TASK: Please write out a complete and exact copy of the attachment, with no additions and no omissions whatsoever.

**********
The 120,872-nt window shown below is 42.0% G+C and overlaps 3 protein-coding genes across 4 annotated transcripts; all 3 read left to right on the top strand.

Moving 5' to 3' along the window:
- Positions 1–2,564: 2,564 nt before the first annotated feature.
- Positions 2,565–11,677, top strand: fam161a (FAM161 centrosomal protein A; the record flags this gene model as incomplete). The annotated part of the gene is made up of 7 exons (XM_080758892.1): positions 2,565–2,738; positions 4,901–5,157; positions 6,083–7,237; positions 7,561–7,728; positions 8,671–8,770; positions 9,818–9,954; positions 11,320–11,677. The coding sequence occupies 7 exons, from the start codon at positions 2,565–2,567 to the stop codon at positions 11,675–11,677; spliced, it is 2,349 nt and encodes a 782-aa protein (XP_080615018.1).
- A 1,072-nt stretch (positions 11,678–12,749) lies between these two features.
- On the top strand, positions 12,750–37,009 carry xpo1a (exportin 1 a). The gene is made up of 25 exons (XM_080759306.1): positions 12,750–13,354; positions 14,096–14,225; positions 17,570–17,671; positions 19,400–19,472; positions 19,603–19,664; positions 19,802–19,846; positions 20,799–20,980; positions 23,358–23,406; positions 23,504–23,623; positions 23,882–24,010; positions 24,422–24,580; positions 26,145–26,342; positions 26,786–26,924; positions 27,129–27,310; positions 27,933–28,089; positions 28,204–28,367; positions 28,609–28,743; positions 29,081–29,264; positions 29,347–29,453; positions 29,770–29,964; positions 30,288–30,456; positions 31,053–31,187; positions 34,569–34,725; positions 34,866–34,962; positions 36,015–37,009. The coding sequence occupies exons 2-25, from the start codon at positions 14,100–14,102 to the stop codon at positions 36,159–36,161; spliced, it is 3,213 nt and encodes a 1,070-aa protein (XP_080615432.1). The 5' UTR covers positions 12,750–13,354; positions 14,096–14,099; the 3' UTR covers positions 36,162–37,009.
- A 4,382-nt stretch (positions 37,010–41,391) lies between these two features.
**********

The 120,872-nt window shown below is 42.0% G+C and overlaps 3 protein-coding genes across 4 annotated transcripts; all 3 read left to right on the top strand.

Moving 5' to 3' along the window:
- Positions 1–2,564: 2,564 nt before the first annotated feature.
- Positions 2,565–11,677, top strand: fam161a (FAM161 centrosomal protein A; the record flags this gene model as incomplete). The annotated part of the gene is made up of 7 exons (XM_080758892.1): positions 2,565–2,738; positions 4,901–5,157; positions 6,083–7,237; positions 7,561–7,728; positions 8,671–8,770; positions 9,818–9,954; positions 11,320–11,677. The coding sequence occupies 7 exons, from the start codon at positions 2,565–2,567 to the stop codon at positions 11,675–11,677; spliced, it is 2,349 nt and encodes a 782-aa protein (XP_080615018.1).
- A 1,072-nt stretch (positions 11,678–12,749) lies between these two features.
- On the top strand, positions 12,750–37,009 carry xpo1a (exportin 1 a). The gene is made up of 25 exons (XM_080759306.1): positions 12,750–13,354; positions 14,096–14,225; positions 17,570–17,671; positions 19,400–19,472; positions 19,603–19,664; positions 19,802–19,846; positions 20,799–20,980; positions 23,358–23,406; positions 23,504–23,623; positions 23,882–24,010; positions 24,422–24,580; positions 26,145–26,342; positions 26,786–26,924; positions 27,129–27,310; positions 27,933–28,089; positions 28,204–28,367; positions 28,609–28,743; positions 29,081–29,264; positions 29,347–29,453; positions 29,770–29,964; positions 30,288–30,456; positions 31,053–31,187; positions 34,569–34,725; positions 34,866–34,962; positions 36,015–37,009. The coding sequence occupies exons 2-25, from the start codon at positions 14,100–14,102 to the stop codon at positions 36,159–36,161; spliced, it is 3,213 nt and encodes a 1,070-aa protein (XP_080615432.1). The 5' UTR covers positions 12,750–13,354; positions 14,096–14,099; the 3' UTR covers positions 36,162–37,009.
- A 4,382-nt stretch (positions 37,010–41,391) lies between these two features.